The Downside of the WordPress Plugin Directory

One of the most powerful and useful parts of WordPress and other popular CMS software offerings is the seemingly endless number of available plugins to extend functionality in nearly any way you like. WordPress provides the Plugin Directory, where developers can publish their open source plugins free of charge for other users to download and use at no cost. In fact, I’ve contributed to the Plugin Directory with a number of offerings over the years, including Document Gallery, Hello Simpsons Chalkboard Gag, and Prezi Embedder. But, with all this power does come a downside…

As a site owner planning to use one of these plugins, you either have to read every line of code from the plugins you are planning to to use (and understand the code enough to spot any possible security vulnerabilities), or you have to trust that the plugin developer has made the code secure. If the developer was careless, your site could quickly be compromised (hacked!).

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The Importance of Sanitizing Input Strings

As a young programmer, it’s easy for me to forget that, unlike in the academic programming environment, it is vital that I protect my programs against any and all potential attacks. Recently I realized just how easy it is to leave a gaping hole in a program’s security. I am posting this today as both a reminder to myself and a warning to any who might run across it: sanitize your program input!

Recently I was working on a personal project: a little web app that displays the machines in the Computer Science department lab based on active OS (since they are dual-booted with Ubuntu and Windows XP, the OS will regularly change on any given machine). You can see a snapshot of an older version of the map that was released a few months ago here.

The map worked fine, but it had a lot of overhead and required root privileges to run, so I decided to rewrite the backend using netcat instead of my previous solution which utilized nmap‘s OS detection. With netcat’s z flag, determining whether a machine is listening on a given port is trivial and since the labs are all extremely homogeneous it only requires a test of port 22 to determine if the machines are booted into Ubuntu (which will accept SSH connections) or into Windows (which will deny port 22 connections) or offline (in which case the connection will be dropped).

In any event, I wrote a PHP script which accepts three parameters based on the names of the lab machines, “prefix,” “start,” and “end.” If I were to call the script with the following query string: ?prefix=dog&start=1&end=62 then the script would scan the machines between dog01.cs.utsa.edu and dog62.cs.utsa.edu.

In order to make this magic happen, the program must make a shell call to netcat for each machine to be scanned. This can be completely safe, but only if you sanitize your data. Since the prefix will be used in each shell call and, unlike the numeric values for “start” and “end,” will remain static, it is perfect for inserting malicious code by the user. Before I released the script, I did one final sanity check and realized that I had not sanitized this value. Before closing the hole, I decided to play with the exploit a bit and the following is what I did:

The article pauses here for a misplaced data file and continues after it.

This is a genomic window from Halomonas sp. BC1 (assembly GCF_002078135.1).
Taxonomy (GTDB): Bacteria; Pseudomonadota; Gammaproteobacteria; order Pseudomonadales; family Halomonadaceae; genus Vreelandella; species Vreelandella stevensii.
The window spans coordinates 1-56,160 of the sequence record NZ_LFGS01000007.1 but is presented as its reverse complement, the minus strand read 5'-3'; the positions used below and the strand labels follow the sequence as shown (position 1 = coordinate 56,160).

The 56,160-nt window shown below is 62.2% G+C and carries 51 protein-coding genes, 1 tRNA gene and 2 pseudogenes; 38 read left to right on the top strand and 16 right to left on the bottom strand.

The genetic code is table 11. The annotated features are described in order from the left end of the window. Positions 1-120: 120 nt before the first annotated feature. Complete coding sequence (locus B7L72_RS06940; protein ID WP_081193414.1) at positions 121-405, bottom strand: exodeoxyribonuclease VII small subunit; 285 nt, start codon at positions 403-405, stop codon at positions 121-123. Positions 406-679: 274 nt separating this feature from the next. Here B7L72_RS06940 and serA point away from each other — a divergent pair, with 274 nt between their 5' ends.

First, I considered how the input strings were used in my program. The following string was passed to the shell for each iteration through the machines: /bin/nc -zv -w 1 $mac 22 2>&1| /bin/cat -. The value for $mac was defined as the user-entered $prefix and the sanitized integer value somewhere between $start and $end. As a proof of concept, I decided to do an ls of the /home directory to see who was currently mounted on the web server. Obviously, a user who wanted to do more damage could conceive of much worse things, but I was not inclined to foo-bar the server for the sake of this test.

It turns out, all that was required was to insert the URL-encoded value of “;ls -l /home;” as the value for $prefix. It breaks the netcat call, but that’s OK. The output returned was the following:

total 28
drwx-----x 45 bwright students 4096 Apr 22 12:17 bwright
drwx--x--x 86 drossite students 4096 Apr 28 19:59 drossite
drwxr-xr-x 137 lmaddox students 20480 Apr 25 20:03 lmaddox
sh: 01: command not found

(That last bit about command not found is the shell trying to figure out what to do with the integer that was given after our second semicolon.)

To resolve this security hole, all that is required is a regex replacement of all special characters. In this particular instance, anything other than letters is not going to represent a valid prefix, so, after pulling the prefix from the user, I simply apply the following: $prefix = preg_replace( '/[^a-zA-Z]/s', '', $prefix ). For my specific implementation, I am also able to limit the length of the value passed in (not shown). And that’s it. The program is now secure against malicious users compromising the server, through user input, at any rate.

If you have a similar almost uh-oh, feel free to share in the comments below!